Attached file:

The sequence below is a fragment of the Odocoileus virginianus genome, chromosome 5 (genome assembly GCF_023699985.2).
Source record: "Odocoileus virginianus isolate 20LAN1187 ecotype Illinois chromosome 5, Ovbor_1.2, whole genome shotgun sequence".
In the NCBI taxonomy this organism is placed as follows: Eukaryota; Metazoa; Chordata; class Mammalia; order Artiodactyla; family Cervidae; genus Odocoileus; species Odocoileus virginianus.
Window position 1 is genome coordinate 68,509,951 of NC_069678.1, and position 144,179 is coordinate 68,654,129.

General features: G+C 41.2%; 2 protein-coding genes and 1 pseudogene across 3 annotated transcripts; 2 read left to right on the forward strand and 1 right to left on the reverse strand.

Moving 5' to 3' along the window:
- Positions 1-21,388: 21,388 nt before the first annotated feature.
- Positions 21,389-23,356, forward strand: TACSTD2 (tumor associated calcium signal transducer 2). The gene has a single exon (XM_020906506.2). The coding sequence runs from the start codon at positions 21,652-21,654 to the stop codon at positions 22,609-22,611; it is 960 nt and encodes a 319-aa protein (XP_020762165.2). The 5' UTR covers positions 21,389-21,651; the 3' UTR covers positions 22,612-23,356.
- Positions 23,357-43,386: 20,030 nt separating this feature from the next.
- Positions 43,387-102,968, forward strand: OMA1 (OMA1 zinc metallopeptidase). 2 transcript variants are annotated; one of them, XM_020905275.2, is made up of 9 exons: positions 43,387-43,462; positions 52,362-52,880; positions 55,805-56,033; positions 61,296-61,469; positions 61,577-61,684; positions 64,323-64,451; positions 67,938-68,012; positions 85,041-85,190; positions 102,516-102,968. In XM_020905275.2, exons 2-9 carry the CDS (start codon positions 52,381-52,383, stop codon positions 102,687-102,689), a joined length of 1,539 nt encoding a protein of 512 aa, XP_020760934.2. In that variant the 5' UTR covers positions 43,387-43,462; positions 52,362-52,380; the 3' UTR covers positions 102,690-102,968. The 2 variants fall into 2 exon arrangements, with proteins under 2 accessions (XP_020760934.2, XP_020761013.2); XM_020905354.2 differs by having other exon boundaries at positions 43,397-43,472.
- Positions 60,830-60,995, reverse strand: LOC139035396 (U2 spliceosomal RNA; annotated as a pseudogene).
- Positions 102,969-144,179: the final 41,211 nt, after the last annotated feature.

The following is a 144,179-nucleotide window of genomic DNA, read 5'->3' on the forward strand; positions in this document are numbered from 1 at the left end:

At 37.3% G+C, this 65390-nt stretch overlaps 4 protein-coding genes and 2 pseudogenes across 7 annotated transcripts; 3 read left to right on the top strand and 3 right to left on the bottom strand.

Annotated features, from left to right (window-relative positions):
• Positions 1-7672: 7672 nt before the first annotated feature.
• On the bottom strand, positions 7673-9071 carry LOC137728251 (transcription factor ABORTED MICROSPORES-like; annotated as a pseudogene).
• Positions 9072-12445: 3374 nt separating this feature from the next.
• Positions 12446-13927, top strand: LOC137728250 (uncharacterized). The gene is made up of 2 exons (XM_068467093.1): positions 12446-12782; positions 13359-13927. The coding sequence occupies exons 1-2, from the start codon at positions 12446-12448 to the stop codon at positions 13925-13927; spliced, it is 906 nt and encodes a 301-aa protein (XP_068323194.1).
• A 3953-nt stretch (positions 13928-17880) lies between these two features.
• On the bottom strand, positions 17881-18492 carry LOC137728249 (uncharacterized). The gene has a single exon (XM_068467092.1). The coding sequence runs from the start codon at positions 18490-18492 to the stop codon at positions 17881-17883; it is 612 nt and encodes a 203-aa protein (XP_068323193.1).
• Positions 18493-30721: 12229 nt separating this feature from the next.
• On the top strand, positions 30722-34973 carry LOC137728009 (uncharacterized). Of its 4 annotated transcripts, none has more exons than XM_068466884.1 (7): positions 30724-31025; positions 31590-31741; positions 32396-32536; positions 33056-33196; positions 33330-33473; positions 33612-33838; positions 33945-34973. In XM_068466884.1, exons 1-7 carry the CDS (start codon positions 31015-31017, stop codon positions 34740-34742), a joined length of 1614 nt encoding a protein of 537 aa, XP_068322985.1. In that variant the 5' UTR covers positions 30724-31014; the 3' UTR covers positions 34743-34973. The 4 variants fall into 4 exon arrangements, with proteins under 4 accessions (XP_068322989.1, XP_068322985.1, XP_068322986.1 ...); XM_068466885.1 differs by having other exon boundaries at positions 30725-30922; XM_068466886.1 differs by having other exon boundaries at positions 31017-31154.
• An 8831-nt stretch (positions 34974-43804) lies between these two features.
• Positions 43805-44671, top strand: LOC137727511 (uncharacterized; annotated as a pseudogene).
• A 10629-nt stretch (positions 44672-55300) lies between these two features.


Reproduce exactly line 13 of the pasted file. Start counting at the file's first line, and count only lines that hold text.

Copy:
The following is a 144,179-nucleotide window of genomic DNA, read 5'->3' on the forward strand; positions in this document are numbered from 1 at the left end: